ENCINO (CNS) - A volunteer Los Angeles police officer who was repeatedly stung when hundreds of bees swarmed an Encino neighborhood remained hospitalized Wednesday, and a GoFundMe account was established on his behalf.
According to the Los Angeles Police Department, which did not identify the man, the volunteer and his partner had stopped Monday afternoon to perform traffic-control duties near the 17100 block of Adlon Road, near the Encino Reservoir where firefighters had responded to reports of a person being stung by bees.
The swarm rapidly expanded, soon involving hundreds, if not thousands, of bees centered around a hive in eaves of a home nearby.
One patient was initially transported to a hospital for treatment of multiple stings, but then the LAPD volunteer was surrounded by bees. He was seen on video trying to swat away the bees, eventually falling to the ground as they swarmed and stung him.
"He attempted to swat the bees away but was stung multiple times in the face and eyes, causing him to lose his footing and fall to the ground," according to an LAPD statement.
He was also taken to a hospital for treatment of the stings and a fractured eye socket, police said.
The GoFundMe account has been established on behalf of the man, identified only as Gary, by his son, Daniel, who wrote, in part:
"I'm fundraising for my dad, Gary, who was heartbreakingly featured on television as being overcome by killer bees and falling to the ground with the fire department nearby. Dad has been a volunteer for the LAPD for nearly 18 years, has been a first responder to many incidents, and helped save many lives by calling in paramedics to accident scenes, directing traffic around dangerous areas, and even making good decisions about when to step in and say help clear a baby's airway when it was suffering from RSV and stopped breathing before paramedics could arrive.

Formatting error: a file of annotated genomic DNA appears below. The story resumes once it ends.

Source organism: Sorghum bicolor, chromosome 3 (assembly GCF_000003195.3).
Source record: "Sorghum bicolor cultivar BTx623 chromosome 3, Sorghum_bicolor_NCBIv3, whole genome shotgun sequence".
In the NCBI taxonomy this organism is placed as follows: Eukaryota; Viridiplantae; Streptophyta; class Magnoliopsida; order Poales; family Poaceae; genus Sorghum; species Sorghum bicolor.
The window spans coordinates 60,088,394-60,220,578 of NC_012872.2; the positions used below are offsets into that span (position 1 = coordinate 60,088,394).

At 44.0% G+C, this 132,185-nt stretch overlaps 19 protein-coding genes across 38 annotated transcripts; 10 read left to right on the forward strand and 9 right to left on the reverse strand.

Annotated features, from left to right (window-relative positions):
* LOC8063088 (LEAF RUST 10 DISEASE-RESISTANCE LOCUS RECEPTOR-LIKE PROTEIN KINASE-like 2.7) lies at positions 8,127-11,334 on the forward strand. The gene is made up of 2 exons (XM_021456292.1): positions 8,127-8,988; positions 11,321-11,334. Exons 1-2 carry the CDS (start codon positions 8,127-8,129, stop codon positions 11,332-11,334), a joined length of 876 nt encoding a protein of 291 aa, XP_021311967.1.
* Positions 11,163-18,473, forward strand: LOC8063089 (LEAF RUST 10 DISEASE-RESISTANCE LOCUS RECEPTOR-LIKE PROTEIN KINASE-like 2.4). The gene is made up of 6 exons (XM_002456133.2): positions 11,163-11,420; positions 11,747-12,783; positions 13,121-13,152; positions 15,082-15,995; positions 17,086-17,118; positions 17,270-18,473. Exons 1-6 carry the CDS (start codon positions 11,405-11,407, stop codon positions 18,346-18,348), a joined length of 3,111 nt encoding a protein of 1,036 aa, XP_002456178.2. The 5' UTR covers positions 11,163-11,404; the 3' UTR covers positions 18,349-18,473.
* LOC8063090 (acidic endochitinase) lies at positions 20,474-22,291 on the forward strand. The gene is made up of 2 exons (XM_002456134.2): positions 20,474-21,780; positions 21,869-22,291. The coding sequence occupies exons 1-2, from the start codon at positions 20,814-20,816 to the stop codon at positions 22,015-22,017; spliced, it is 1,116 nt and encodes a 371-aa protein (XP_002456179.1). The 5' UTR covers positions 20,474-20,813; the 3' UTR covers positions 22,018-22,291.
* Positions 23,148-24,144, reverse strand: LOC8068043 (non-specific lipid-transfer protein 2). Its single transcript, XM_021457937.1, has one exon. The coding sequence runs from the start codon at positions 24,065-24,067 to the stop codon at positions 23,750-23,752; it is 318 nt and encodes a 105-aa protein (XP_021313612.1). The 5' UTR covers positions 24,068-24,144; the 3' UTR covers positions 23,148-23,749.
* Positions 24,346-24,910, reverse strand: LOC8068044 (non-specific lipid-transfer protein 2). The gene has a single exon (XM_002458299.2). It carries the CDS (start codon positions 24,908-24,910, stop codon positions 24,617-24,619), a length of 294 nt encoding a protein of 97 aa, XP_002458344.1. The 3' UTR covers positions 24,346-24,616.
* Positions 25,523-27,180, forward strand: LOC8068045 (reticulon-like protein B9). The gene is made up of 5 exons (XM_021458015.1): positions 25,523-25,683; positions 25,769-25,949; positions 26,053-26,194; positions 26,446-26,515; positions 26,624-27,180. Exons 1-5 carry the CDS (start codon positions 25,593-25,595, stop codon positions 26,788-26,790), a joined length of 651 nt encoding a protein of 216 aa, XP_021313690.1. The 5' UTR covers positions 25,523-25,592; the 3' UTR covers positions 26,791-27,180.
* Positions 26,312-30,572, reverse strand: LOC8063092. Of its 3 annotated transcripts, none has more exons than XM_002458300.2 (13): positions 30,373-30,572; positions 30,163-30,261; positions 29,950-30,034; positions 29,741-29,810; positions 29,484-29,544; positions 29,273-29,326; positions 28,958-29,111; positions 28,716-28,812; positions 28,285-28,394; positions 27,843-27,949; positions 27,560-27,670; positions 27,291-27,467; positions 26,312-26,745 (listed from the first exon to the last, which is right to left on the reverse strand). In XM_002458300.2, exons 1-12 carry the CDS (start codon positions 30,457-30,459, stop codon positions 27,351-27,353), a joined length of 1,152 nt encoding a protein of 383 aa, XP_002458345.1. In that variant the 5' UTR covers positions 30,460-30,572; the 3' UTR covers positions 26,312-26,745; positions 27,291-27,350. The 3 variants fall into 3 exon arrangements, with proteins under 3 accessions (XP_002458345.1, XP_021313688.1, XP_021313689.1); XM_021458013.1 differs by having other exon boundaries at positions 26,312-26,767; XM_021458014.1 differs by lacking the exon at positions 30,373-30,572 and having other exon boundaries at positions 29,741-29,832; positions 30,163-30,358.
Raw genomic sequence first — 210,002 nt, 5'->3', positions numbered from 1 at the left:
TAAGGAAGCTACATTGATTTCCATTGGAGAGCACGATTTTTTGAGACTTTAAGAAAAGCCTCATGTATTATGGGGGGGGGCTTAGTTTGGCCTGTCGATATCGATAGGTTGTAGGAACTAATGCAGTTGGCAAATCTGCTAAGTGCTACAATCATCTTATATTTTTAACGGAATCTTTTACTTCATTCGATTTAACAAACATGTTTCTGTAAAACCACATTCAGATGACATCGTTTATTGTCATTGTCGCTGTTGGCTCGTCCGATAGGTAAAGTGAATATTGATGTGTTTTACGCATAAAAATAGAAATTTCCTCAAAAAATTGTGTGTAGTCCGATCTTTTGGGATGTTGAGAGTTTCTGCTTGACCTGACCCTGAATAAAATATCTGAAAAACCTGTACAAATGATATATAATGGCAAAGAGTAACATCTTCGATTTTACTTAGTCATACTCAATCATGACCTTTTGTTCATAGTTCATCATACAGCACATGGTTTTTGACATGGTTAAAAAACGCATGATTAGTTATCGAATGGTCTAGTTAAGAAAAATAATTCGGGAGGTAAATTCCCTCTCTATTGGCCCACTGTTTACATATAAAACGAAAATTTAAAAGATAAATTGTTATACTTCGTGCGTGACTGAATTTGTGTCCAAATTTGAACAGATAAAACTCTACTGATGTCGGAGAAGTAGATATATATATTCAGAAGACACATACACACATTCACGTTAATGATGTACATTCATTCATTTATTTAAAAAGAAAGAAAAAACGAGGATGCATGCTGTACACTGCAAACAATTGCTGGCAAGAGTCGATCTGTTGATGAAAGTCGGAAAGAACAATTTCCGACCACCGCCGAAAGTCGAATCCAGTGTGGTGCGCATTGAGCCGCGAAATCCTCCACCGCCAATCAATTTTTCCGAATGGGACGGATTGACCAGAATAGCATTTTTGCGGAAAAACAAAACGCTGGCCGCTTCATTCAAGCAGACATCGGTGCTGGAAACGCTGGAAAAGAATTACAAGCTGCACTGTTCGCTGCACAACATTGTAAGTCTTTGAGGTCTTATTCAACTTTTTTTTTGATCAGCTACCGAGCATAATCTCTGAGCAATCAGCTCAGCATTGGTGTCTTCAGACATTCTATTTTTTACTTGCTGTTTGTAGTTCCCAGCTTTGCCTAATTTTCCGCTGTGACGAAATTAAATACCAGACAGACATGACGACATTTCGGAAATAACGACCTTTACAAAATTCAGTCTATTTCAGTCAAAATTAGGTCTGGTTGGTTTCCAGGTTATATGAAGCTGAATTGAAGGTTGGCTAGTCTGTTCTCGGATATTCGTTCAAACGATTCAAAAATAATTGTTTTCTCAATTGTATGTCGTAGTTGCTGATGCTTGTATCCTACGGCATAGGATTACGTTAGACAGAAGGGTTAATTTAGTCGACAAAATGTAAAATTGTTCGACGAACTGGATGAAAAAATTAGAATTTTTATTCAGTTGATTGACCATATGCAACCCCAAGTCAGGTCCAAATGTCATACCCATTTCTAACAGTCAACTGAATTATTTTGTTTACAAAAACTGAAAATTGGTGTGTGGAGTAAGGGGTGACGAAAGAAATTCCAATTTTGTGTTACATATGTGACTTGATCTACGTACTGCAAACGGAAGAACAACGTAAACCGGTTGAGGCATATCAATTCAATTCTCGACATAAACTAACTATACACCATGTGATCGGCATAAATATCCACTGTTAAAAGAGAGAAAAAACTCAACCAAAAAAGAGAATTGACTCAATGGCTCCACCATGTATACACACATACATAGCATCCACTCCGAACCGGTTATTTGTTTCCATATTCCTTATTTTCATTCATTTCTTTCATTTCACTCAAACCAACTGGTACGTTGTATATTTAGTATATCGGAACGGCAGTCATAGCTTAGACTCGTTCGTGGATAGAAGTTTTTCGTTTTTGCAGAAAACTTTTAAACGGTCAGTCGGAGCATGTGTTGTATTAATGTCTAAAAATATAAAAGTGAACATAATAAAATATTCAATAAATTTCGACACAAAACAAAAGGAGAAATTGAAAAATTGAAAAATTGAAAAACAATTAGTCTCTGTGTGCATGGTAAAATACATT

"Unfortunately, while his job gets a lot of praise, we recently found out he'll be on the hook for his own medical expenses through Medicare, since volunteers are not considered city employees. Further, he's had to indemnify the LAPD and the city against any injuries he gets `on duty' and even pay for his own uniform and gear necessary to carry out those duties.
"It's looking like we, his family, will need to go to bat for him here, as he's going to be in the hospital for several more days to be stabilized enough for facial surgery. So we're hoping those out there that have any ties to or have been helped by these community officers, or even just want to keep them around and help protect them from harm's way, can donate to get Gary back on his feet as soon as possible."
Late Wednesday afternoon, the LAPD issued a statement saying department volunteers "do have insurance through the city that will ensure our volunteers are not financially burdened should they be injured."
"The Los Angeles Police Department values our volunteers and their willingness to protect and serve," according to the LAPD.
As of Wednesday evening, the GoFundMe account had raised more than $14,000. The account is at www.gofundme.com/f/volunteer-lapd-officer-attacked- by-bees.
Following the bee attack, the Los Angeles Fire Department urged residents to remain indoors with their windows and doors closed while a beekeeping company was called to the scene.
Izak Kharrazi of All Valley Honey & Bee told CBS2 at the scene Monday the swarm was bigger and more aggressive than he anticipated.
"There is like a cloud of hundreds of bees over there," he told the station. "I said, `Oh, boy' ... that's why right away I put my gear on, because I can see them. They're mad as could be."
He added, "This is not a normal behavior for these bees to be this angry, to want to kill you. This is not OK."